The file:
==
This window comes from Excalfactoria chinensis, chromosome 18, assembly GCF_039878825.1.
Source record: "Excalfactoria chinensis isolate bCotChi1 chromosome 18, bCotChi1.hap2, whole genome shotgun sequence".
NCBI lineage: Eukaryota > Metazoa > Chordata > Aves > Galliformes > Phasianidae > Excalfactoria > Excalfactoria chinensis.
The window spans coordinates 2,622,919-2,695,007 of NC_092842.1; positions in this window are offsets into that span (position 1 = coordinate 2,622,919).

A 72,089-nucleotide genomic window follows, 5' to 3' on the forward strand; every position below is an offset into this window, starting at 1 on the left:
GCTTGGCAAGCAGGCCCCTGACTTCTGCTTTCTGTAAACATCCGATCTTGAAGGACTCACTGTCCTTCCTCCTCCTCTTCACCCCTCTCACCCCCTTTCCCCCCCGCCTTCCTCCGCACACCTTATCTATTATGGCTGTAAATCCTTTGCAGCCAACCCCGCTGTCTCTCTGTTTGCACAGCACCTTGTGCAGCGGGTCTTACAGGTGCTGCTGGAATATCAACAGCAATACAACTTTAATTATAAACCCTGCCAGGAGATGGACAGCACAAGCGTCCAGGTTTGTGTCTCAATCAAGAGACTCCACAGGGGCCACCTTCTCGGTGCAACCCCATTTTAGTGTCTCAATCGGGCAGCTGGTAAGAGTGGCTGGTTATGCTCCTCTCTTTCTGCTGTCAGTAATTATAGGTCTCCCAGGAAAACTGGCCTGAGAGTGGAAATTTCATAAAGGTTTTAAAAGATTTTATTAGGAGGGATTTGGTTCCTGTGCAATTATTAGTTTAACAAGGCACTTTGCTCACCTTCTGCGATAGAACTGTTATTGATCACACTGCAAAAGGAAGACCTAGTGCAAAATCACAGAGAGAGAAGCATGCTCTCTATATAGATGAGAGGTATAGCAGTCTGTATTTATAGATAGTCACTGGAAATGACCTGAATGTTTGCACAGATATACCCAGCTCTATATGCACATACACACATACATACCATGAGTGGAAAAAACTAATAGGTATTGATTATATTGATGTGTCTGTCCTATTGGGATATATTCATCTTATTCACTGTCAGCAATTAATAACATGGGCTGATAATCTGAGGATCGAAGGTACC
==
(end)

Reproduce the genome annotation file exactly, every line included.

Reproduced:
This window comes from Excalfactoria chinensis, chromosome 18, assembly GCF_039878825.1.
Source record: "Excalfactoria chinensis isolate bCotChi1 chromosome 18, bCotChi1.hap2, whole genome shotgun sequence".
NCBI lineage: Eukaryota > Metazoa > Chordata > Aves > Galliformes > Phasianidae > Excalfactoria > Excalfactoria chinensis.
The window spans coordinates 2,622,919-2,695,007 of NC_092842.1; positions in this window are offsets into that span (position 1 = coordinate 2,622,919).

A 72,089-nucleotide genomic window follows, 5' to 3' on the forward strand; every position below is an offset into this window, starting at 1 on the left:
GCTTGGCAAGCAGGCCCCTGACTTCTGCTTTCTGTAAACATCCGATCTTGAAGGACTCACTGTCCTTCCTCCTCCTCTTCACCCCTCTCACCCCCTTTCCCCCCCGCCTTCCTCCGCACACCTTATCTATTATGGCTGTAAATCCTTTGCAGCCAACCCCGCTGTCTCTCTGTTTGCACAGCACCTTGTGCAGCGGGTCTTACAGGTGCTGCTGGAATATCAACAGCAATACAACTTTAATTATAAACCCTGCCAGGAGATGGACAGCACAAGCGTCCAGGTTTGTGTCTCAATCAAGAGACTCCACAGGGGCCACCTTCTCGGTGCAACCCCATTTTAGTGTCTCAATCGGGCAGCTGGTAAGAGTGGCTGGTTATGCTCCTCTCTTTCTGCTGTCAGTAATTATAGGTCTCCCAGGAAAACTGGCCTGAGAGTGGAAATTTCATAAAGGTTTTAAAAGATTTTATTAGGAGGGATTTGGTTCCTGTGCAATTATTAGTTTAACAAGGCACTTTGCTCACCTTCTGCGATAGAACTGTTATTGATCACACTGCAAAAGGAAGACCTAGTGCAAAATCACAGAGAGAGAAGCATGCTCTCTATATAGATGAGAGGTATAGCAGTCTGTATTTATAGATAGTCACTGGAAATGACCTGAATGTTTGCACAGATATACCCAGCTCTATATGCACATACACACATACATACCATGAGTGGAAAAAACTAATAGGTATTGATTATATTGATGTGTCTGTCCTATTGGGATATATTCATCTTATTCACTGTCAGCAATTAATAACATGGGCTGATAATCTGAGGATCGAAGGTACC